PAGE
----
They also serve an assortment of kuih for dessert, including my personal favourite, the kuih talam. It is a gelatinous square made up of two layers—one green, one white. They share the same base, a mixture of rice flour, green pea flower, and tapioca flour. The green layer is coloured and flavoured by the juice of pandan leaves, and the white one with coconut milk. For someone like myself, who doesn’t have a big sweet tooth, the savoury punch, balanced by a cool, refreshing finish make this dessert a quick favourite (kaya toast and coffee for RM5.9/Rs100).

 

5. Kafe Old China

Est. 1920s

Address: 11, Jalan Balai Polis, City Centre

A relic from the 1920s, the Peranakan cuisine at Old China continues to draw in guests. The ambience seems trapped in another era, as is the food, in the best way possible. Post-modern, emerald green pendant lamps, feng shui facing windows, and old timey portraits make up the decor. A meal here is not complete without the beef rendang, hopefully with some blue peaflower rice. It is also one of the few places to get a decent glass of wine in Chinatown (mains from RM11/Rs190).

 

6. Cafe Old Market Square

Est. 1928

Address: 2, Medan Pasar, City Centre

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Kuala Lumpur skyline (top left) lies adjacent to the low-slung Chinatown neighbourhood (bottom right); A regular customer looks inside the original Sek Yuen restaurant (bottom left); Cooked on charcoal, the traditional clay pots brim with chunks of chicken, slivers of lap cheong (Chinese sausage), and morsels of salted fish (top right). Photos by: Julian Manning (food stall, woman), BusakornPongparnit/Moment/Getty Images (skyline), f11photo/shutterstock (market)

There is something incredibly satisfying about cracking a half boiled egg in two at this café, the sunny yolk framed by a cup of kopi, filled to the point the dark liquid decorates the mug with splash marks, and slabs of kaya toast. Despite a new lick of paint, I could feel the almost 100 years of history welling out of the antique, yellow window shutters lining the three storey facade of the building, the last floor operating as the café’s art gallery.

This place won me over as the perfect spot to read my morning paper, everything from the high-ceilings to the petit bistro tables allowed me to pretend I was in another era—a time when people still talked to each other instead of tapping at their smartphones like starved pigeons pecking at breadcrumbs. Yet, the best time to see this place in its full form is post noon, when the lunch crowd buzzes inside. Droves of locals cluster in front of the nasi lemak stand placed inside the café, hijabs jostling for the next plate assembled by an unsmiling woman with the unflinching demeanour of a person who has got several years of lunchtime rushes under her belt (lunch from RM6.5/Rs110, breakfast from RM1/Rs17).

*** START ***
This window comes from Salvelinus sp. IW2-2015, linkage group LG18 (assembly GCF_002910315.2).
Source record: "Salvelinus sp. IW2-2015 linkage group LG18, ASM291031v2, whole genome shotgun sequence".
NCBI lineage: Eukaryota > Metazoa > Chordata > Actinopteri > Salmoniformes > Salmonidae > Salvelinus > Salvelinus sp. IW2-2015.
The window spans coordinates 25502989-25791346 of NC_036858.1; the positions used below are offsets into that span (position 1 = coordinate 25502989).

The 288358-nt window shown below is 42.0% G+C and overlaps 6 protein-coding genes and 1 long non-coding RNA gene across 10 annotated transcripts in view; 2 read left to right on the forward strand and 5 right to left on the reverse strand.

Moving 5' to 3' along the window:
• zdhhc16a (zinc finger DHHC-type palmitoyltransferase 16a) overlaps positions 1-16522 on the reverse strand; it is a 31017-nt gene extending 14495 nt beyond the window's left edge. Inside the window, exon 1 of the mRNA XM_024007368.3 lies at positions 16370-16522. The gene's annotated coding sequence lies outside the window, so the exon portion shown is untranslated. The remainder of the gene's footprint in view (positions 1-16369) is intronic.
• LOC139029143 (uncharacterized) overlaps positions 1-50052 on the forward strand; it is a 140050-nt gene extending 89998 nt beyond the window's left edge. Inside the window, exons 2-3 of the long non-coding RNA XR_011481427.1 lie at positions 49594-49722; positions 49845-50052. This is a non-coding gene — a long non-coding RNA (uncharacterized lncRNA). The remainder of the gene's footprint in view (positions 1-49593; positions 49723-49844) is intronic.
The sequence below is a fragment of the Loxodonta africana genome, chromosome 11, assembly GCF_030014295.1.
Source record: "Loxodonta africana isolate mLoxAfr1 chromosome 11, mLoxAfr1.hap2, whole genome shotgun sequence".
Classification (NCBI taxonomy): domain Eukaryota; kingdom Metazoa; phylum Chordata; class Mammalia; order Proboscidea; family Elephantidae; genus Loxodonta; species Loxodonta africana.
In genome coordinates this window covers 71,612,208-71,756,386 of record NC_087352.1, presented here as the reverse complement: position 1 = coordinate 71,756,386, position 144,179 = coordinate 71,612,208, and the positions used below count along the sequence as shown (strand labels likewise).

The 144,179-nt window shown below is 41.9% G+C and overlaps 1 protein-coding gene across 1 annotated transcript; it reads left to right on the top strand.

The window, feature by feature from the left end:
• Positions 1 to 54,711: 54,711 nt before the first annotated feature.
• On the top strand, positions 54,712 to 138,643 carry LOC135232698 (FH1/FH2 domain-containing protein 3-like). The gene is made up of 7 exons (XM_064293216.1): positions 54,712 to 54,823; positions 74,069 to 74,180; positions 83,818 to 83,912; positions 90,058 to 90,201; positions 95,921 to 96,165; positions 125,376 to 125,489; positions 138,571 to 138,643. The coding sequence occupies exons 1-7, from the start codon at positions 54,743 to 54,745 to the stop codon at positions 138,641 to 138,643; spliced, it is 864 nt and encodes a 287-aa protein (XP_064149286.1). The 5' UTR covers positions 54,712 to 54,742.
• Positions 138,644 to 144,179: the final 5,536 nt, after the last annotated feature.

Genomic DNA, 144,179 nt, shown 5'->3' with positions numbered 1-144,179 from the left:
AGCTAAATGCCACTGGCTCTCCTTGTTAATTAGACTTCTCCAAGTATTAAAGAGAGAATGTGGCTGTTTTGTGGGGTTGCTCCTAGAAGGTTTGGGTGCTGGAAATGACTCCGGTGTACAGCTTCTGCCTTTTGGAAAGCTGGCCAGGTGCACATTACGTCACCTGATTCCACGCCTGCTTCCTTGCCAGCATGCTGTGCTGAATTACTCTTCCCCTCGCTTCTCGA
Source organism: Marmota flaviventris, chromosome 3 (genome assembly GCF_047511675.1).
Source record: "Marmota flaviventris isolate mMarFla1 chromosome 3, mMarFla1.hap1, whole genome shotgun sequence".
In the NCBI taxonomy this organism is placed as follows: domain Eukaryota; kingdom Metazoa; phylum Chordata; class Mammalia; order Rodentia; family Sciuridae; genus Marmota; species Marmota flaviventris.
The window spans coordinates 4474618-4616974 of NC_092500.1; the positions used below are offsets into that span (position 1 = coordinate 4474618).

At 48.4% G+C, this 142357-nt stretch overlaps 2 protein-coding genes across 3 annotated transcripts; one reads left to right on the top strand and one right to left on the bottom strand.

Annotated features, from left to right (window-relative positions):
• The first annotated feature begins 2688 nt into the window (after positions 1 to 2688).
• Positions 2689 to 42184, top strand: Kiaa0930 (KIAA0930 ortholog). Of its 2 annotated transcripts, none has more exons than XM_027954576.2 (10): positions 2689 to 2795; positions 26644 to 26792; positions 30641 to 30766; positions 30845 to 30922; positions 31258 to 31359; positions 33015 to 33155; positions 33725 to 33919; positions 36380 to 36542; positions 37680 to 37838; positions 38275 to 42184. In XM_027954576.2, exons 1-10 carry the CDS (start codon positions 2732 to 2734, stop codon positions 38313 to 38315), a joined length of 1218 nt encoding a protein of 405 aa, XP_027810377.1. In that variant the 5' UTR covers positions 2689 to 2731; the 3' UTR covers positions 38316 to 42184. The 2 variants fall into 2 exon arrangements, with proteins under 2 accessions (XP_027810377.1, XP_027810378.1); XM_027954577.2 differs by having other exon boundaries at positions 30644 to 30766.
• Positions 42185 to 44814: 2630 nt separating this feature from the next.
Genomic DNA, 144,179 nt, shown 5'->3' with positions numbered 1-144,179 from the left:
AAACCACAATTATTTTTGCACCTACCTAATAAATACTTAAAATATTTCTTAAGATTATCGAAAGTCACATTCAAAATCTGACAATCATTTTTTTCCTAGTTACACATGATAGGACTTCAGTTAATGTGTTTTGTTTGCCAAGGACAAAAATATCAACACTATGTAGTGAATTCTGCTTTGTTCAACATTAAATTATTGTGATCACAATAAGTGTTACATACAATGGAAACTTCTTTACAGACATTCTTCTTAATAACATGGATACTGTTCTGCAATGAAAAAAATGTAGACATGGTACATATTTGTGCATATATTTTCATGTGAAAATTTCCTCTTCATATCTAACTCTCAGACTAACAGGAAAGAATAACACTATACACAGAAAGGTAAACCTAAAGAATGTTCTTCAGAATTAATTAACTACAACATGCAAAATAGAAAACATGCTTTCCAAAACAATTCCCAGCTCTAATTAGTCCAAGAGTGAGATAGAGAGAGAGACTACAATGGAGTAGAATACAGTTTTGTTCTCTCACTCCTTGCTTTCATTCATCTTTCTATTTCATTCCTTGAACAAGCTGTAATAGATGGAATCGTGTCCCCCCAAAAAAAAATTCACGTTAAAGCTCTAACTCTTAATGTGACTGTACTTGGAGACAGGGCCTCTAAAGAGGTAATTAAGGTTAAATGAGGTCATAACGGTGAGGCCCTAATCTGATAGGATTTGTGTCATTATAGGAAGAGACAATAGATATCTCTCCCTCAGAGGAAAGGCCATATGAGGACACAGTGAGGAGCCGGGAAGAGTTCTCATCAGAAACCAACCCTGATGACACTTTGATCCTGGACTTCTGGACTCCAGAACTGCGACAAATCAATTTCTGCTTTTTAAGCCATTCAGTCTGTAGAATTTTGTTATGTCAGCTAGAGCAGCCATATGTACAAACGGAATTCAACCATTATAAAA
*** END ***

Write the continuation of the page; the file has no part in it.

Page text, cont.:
7. Capital Cafe

Est. 1956

Address: 21, Jalan Tuanku Abdul Rahman, City Centre

Beneath the now defunct City Hotel, Capital Cafe is your one-stop satay paradise. The cook coaxes up flames from a bed of charcoal with a bamboo hand fan, using his other hand to rotate fistfuls of beef and chicken skewers liberally brushed with a sticky glaze. The satay is a perfect paradox, so sweet, yet so savoury; the meat soft, but also blistered with a crisp char. This snack pairs wonderfully with hot kopi—perhaps because it cuts the sweetness—served by a couple of uncles brimming with cheeky smiles and good conversation (satay from RM4/Rs70). 

 

8. Yut Kee

Est.1928

Address: 1, Jalan Kamunting, Chow Kit

Like many of KL’s golden era restaurants, Yut Kee moved just down the road from its original location. Serving Hainanese fare, like mee hoon and egg foo yoong, with a mix of English and Malay influences, YutKee has remained one of the most famous breakfast joints in all of KL for almost 100 years. At breakfast it features an almost even mix of locals and tourists, the former better at getting to the restaurant early to snag their regular tables.

During peak breakfast hours, waiters slap down face-sized slabs of chicken and pork chops, bread crumbed and fried golden brown, sitting in a pool of matching liquid gold gravy, speckled with peas, carrots, and potatoes. You can’t go wrong with either one. If your gut’s got the girth, follow up a chop with some hailam mee, fat noodles tossed with pork and tiny squid.

On weekends guests also get the opportunity to order two specials, the incredible pork roast and the marble cake. A glutton’s advice is to take an entire marble cake away with you. By not eating it there you save room for their seriously generous portions. The cake also lasts up to five days, which gives you about four more days than you’ll actually need. Plus it makes for a perfect souvenir, especially since the Yut Kee branded cake box is so iconic.

One of the many delighted people I gave a slice of cake to back home hit a homerun when they put into words what was so special about the marble cake: “It’s not super fancy, with extra bells and whistles, but it tastes like what cake is supposed to…like something your grandma would make at home.” As he said the last words he reached for another sliver of cake (chicken chop is for RM 10.5/Rs180, a slice of marble cake is for RM1.3/Rs20).

  • Julian Manning can usually be found eating a crisp ghee roast with extra podi. The rare times his hands aren’t busy with food, they are wrapped around a mystery novel or the handlebars of a motorcycle. He is Assistant Editor at National Geographic Traveller India.